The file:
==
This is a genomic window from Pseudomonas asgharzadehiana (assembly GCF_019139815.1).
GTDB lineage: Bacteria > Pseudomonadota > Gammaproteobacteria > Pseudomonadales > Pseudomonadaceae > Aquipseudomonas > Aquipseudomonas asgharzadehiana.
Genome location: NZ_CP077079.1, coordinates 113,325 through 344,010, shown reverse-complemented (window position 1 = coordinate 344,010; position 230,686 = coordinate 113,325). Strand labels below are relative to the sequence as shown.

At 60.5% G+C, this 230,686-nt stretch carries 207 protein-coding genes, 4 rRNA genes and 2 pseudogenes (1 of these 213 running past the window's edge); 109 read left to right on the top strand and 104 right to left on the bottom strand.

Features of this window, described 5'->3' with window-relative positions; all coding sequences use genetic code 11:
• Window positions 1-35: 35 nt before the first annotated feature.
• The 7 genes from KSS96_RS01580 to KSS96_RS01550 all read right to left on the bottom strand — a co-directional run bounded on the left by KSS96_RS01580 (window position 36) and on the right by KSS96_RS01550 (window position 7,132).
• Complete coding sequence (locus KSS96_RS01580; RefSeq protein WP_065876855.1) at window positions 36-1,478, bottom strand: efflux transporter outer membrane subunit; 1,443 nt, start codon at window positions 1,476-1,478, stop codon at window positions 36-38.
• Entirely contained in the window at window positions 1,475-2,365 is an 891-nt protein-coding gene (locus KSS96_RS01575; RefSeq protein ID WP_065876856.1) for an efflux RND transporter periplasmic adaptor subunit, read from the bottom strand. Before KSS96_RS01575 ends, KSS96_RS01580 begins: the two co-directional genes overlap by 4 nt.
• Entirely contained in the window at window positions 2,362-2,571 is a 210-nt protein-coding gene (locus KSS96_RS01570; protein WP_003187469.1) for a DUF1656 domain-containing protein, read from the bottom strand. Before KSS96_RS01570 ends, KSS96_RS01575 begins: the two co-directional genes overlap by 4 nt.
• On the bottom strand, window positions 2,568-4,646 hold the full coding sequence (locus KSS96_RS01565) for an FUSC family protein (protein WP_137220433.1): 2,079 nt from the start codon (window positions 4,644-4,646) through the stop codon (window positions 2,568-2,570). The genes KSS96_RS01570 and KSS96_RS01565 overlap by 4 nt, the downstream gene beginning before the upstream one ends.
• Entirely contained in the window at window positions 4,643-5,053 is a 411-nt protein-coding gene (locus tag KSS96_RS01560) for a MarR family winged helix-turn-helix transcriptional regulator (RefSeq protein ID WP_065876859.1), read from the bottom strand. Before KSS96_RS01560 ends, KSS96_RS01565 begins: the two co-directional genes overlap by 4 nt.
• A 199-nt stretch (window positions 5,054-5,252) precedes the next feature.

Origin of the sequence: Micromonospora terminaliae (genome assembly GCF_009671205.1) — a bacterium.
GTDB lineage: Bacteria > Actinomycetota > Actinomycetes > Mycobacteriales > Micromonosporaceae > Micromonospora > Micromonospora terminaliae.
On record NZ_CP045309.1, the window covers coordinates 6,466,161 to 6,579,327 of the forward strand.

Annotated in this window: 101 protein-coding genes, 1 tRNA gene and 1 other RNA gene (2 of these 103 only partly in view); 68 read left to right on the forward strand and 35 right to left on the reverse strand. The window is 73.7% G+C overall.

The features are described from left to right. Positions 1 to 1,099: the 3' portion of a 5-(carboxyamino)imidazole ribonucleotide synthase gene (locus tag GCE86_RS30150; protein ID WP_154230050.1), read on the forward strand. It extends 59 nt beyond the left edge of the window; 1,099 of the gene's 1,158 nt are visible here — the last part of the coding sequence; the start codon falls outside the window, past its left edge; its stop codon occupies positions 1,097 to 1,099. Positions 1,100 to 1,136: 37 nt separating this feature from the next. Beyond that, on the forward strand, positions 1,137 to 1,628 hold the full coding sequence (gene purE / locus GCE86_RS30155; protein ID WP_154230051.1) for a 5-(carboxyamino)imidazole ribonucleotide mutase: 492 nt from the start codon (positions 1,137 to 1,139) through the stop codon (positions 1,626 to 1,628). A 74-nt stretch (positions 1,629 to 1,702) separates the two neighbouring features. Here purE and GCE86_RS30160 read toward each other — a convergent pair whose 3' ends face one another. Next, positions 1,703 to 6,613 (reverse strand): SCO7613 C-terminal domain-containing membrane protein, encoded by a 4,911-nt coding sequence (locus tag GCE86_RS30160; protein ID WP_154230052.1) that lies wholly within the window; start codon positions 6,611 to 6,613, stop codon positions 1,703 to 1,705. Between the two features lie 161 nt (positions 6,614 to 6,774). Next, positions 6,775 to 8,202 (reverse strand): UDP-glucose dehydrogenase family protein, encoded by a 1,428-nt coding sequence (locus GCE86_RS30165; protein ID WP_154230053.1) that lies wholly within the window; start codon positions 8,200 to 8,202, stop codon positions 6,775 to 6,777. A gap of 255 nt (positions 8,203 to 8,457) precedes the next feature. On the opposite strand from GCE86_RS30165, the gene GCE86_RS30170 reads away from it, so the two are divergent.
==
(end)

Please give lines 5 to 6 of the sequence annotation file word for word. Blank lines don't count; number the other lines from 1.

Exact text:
Features of this window, described 5'->3' with window-relative positions; all coding sequences use genetic code 11:
• Window positions 1-35: 35 nt before the first annotated feature.